Dyslexia is often termed as a learning difference that affects your capability to read, spell, write and speak. Those students who have difficulty in these areas are often smart and hard working. However, in spite of this, they have trouble connecting the letters that they see to the sounds those letters make.
It is approximately estimated that about 5-10% of Americans have some symptoms of Dyslexia. There are different symptoms such as slow reading, trouble in speaking, reading or math comprehension spelling, or mixing the words, letters, and numbers. Not only children adults also have this learning difference. Some people are diagnosed with this problem earlier in life. And others don’t realize that they have the learning difference until they get older. Therefore, they compensate for their dyslexia, making them to appear as though they have no learning difference at all. That is until, they hit a situation that reveals their symptoms of dyslexia.
Children and students with dyslexia often have the normal vision and are just as smart as their peers. However, they need to struggle more than normal children, as because it takes them longer to learn the fundamentals. Basically, trouble processing words can also make it hard to spell, write and speak clearly. Therefore, dyslexia can make comprehension in important subjects more difficult than mainstream students.
What Causes Dyslexia?
Generally, dyslexia connected to the generation which is why this learning difference often runs in families. You are more likely to have the learning difference if your parents, siblings and other family members have it. The condition stems from differences in parts of the brain that process language. Imagine scans in people with dyslexia show the areas of the brain that should be active when an individual reads work differently than someone without dyslexia.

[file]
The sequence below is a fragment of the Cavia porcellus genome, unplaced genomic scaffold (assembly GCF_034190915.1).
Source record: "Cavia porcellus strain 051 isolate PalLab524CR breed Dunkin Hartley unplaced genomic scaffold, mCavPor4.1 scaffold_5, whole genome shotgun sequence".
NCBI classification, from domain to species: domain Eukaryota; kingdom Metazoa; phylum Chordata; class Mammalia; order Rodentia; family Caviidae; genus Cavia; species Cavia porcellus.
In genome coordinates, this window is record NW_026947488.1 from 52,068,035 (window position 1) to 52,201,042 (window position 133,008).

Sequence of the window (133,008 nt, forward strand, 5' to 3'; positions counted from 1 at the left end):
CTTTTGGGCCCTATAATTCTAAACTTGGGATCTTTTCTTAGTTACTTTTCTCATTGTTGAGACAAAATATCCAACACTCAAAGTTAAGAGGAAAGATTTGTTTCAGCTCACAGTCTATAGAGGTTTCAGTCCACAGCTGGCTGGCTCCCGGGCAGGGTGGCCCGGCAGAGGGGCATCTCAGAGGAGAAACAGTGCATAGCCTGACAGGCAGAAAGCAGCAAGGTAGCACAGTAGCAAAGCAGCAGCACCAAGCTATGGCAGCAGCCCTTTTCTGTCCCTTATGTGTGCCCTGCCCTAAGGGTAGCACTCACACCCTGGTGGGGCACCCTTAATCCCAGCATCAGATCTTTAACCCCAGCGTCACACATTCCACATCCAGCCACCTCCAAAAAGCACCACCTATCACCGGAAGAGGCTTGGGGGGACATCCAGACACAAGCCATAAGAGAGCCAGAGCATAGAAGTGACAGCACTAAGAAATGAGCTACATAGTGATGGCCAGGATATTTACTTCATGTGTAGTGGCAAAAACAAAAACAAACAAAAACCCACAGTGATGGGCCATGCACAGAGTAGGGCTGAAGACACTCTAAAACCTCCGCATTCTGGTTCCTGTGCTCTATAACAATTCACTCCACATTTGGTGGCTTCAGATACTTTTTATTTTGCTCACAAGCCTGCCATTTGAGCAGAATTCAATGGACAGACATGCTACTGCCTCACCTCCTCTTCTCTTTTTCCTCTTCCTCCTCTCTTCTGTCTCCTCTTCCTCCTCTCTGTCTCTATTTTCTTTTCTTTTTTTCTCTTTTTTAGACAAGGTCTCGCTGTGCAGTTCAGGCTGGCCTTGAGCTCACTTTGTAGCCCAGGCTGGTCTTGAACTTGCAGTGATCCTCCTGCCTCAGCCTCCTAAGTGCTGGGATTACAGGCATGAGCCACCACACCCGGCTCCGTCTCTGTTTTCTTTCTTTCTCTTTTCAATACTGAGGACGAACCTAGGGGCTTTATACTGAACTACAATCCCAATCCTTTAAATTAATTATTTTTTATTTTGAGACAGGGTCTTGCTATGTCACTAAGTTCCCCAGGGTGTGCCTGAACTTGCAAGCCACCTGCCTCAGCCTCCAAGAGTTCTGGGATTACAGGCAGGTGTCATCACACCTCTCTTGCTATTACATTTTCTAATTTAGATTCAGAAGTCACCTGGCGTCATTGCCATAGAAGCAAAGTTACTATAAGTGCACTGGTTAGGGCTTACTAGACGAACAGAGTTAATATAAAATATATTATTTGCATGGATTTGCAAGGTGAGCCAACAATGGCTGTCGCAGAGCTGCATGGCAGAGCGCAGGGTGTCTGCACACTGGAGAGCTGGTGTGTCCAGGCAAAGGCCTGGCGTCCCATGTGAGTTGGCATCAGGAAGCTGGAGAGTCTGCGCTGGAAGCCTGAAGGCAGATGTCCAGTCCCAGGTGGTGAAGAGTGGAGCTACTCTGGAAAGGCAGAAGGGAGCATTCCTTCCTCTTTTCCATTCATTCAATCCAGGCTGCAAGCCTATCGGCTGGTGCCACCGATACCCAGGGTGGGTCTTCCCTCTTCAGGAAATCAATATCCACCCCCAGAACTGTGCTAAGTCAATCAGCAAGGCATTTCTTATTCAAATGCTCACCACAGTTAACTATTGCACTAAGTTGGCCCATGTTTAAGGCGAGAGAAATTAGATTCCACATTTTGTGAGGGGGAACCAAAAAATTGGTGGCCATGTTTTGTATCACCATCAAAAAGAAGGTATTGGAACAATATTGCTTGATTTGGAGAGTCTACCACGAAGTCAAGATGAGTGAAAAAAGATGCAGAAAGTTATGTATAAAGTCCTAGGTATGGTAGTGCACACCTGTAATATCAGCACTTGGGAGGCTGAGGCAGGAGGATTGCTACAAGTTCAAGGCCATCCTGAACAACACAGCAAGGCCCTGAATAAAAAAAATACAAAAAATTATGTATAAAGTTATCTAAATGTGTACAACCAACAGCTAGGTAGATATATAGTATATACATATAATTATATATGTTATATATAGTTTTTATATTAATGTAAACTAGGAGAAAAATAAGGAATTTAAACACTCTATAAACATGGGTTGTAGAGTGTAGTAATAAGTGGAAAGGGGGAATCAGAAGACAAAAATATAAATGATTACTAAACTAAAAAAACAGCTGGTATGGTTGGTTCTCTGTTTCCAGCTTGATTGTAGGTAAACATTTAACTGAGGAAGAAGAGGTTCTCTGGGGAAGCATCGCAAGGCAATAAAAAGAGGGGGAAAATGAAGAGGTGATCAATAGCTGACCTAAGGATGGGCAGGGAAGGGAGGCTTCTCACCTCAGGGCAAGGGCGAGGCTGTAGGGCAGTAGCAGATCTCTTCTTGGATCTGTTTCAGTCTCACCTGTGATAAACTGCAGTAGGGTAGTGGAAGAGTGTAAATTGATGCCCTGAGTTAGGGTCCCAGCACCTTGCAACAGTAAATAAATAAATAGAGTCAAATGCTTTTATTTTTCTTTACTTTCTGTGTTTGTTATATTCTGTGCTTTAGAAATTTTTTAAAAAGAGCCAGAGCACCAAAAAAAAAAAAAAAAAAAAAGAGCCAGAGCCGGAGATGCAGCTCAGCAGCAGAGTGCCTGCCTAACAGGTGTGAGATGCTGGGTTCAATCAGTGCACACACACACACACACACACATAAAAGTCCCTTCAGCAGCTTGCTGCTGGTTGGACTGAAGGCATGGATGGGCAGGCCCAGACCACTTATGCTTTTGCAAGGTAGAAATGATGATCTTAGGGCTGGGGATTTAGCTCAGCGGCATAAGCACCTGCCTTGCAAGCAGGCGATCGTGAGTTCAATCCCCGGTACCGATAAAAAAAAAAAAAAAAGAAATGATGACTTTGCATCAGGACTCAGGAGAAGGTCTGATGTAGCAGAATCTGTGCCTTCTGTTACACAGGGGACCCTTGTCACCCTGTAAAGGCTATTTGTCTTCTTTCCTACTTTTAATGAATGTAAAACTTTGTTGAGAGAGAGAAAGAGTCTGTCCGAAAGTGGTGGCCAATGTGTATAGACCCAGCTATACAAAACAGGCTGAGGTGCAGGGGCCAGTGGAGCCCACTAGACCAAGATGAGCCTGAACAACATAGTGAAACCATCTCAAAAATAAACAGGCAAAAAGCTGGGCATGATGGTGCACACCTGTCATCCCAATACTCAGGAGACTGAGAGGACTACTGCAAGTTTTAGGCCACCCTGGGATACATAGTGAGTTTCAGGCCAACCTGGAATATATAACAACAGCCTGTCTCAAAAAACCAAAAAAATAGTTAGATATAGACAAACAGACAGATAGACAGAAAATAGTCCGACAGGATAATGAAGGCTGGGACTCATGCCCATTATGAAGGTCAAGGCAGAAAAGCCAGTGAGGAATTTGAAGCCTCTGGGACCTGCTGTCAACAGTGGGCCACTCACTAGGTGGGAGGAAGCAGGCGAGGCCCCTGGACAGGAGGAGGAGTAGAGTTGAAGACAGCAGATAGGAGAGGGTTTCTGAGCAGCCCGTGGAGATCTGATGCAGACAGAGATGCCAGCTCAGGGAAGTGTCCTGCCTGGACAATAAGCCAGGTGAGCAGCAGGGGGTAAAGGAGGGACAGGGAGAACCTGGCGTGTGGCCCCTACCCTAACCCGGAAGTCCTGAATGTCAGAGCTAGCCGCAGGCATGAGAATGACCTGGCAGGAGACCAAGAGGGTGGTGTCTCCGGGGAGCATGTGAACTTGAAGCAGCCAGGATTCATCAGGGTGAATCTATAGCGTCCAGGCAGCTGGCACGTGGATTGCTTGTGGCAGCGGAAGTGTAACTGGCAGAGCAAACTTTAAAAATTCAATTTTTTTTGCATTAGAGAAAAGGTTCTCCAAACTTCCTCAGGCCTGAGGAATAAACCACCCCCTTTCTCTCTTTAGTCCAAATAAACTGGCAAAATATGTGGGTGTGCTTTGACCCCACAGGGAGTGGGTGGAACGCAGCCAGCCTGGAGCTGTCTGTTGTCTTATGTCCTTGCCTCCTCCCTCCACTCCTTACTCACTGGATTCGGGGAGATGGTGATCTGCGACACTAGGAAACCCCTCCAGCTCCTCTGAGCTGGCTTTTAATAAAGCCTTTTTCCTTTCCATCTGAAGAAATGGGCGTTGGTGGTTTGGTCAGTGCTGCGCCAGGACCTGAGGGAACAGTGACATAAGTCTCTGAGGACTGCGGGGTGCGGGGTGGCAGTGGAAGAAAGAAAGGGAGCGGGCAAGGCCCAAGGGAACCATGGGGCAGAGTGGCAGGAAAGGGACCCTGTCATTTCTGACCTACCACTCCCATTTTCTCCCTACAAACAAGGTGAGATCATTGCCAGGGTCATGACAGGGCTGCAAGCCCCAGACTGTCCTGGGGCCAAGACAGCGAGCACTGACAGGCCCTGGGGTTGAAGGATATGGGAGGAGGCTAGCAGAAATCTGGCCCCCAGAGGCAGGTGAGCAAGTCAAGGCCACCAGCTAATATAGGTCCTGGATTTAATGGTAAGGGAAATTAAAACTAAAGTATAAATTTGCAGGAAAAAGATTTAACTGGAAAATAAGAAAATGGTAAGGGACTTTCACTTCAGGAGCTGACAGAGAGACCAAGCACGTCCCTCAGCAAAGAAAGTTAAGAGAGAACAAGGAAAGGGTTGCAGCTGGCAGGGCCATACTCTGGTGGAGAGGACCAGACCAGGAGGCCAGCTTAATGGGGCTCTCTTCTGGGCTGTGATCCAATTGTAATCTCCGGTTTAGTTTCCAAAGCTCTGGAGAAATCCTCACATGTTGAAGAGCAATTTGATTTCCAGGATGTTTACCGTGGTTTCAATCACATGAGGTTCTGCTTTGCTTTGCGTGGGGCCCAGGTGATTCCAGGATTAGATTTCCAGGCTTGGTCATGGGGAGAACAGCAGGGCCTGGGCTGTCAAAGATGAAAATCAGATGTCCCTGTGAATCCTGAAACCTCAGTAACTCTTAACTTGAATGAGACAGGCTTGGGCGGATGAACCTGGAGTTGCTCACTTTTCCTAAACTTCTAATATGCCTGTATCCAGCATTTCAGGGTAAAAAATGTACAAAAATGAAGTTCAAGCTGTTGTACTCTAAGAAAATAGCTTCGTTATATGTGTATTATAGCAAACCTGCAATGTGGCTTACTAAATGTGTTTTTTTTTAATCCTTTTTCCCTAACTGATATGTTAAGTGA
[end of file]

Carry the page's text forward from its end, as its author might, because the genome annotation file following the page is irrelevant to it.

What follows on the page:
For those who show signs of dyslexia, the brain shows inconsistencies in connecting letters to the sounds they make, and then blending those sounds into words. For example, for someone who has dyslexia, the word ‘Bat’ might read as ‘Tab’. And only because of these mix-up words, reading can be slow and a quite difficult process.
Moreover, this is true that Dyslexia is different for everyone. Some people do have a mild form, so they can manage the symptoms that dyslexia may bring. However, others have a little more trouble to overcome it. In that case, they need to learn how to work with their shortcomings.